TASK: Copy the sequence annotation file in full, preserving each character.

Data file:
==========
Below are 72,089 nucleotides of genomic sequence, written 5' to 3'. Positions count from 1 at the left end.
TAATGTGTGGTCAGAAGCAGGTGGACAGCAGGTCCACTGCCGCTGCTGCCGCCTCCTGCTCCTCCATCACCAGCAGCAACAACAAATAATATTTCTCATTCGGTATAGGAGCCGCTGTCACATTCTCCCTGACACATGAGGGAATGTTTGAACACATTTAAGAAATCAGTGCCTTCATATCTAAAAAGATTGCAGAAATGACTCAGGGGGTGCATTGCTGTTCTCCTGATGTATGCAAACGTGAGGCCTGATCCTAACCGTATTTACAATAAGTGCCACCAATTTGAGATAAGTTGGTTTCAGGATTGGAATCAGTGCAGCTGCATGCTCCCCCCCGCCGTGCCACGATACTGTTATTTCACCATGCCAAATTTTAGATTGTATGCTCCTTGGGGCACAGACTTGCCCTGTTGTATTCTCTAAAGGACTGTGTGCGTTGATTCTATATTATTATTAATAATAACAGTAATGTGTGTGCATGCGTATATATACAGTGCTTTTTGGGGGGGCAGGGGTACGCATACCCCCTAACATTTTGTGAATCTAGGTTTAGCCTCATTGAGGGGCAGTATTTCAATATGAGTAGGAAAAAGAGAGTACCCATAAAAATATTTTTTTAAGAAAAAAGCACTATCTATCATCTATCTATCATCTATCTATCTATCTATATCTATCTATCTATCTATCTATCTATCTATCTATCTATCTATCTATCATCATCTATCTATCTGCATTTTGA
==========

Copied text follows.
Below are 72,089 nucleotides of genomic sequence, written 5' to 3'. Positions count from 1 at the left end.
TAATGTGTGGTCAGAAGCAGGTGGACAGCAGGTCCACTGCCGCTGCTGCCGCCTCCTGCTCCTCCATCACCAGCAGCAACAACAAATAATATTTCTCATTCGGTATAGGAGCCGCTGTCACATTCTCCCTGACACATGAGGGAATGTTTGAACACATTTAAGAAATCAGTGCCTTCATATCTAAAAAGATTGCAGAAATGACTCAGGGGGTGCATTGCTGTTCTCCTGATGTATGCAAACGTGAGGCCTGATCCTAACCGTATTTACAATAAGTGCCACCAATTTGAGATAAGTTGGTTTCAGGATTGGAATCAGTGCAGCTGCATGCTCCCCCCCGCCGTGCCACGATACTGTTATTTCACCATGCCAAATTTTAGATTGTATGCTCCTTGGGGCACAGACTTGCCCTGTTGTATTCTCTAAAGGACTGTGTGCGTTGATTCTATATTATTATTAATAATAACAGTAATGTGTGTGCATGCGTATATATACAGTGCTTTTTGGGGGGGCAGGGGTACGCATACCCCCTAACATTTTGTGAATCTAGGTTTAGCCTCATTGAGGGGCAGTATTTCAATATGAGTAGGAAAAAGAGAGTACCCATAAAAATATTTTTTTAAGAAAAAAGCACTATCTATCATCTATCTATCATCTATCTATCTATCTATATCTATCTATCTATCTATCTATCTATCTATCTATCTATCTATCTATCATCATCTATCTATCTGCATTTTGA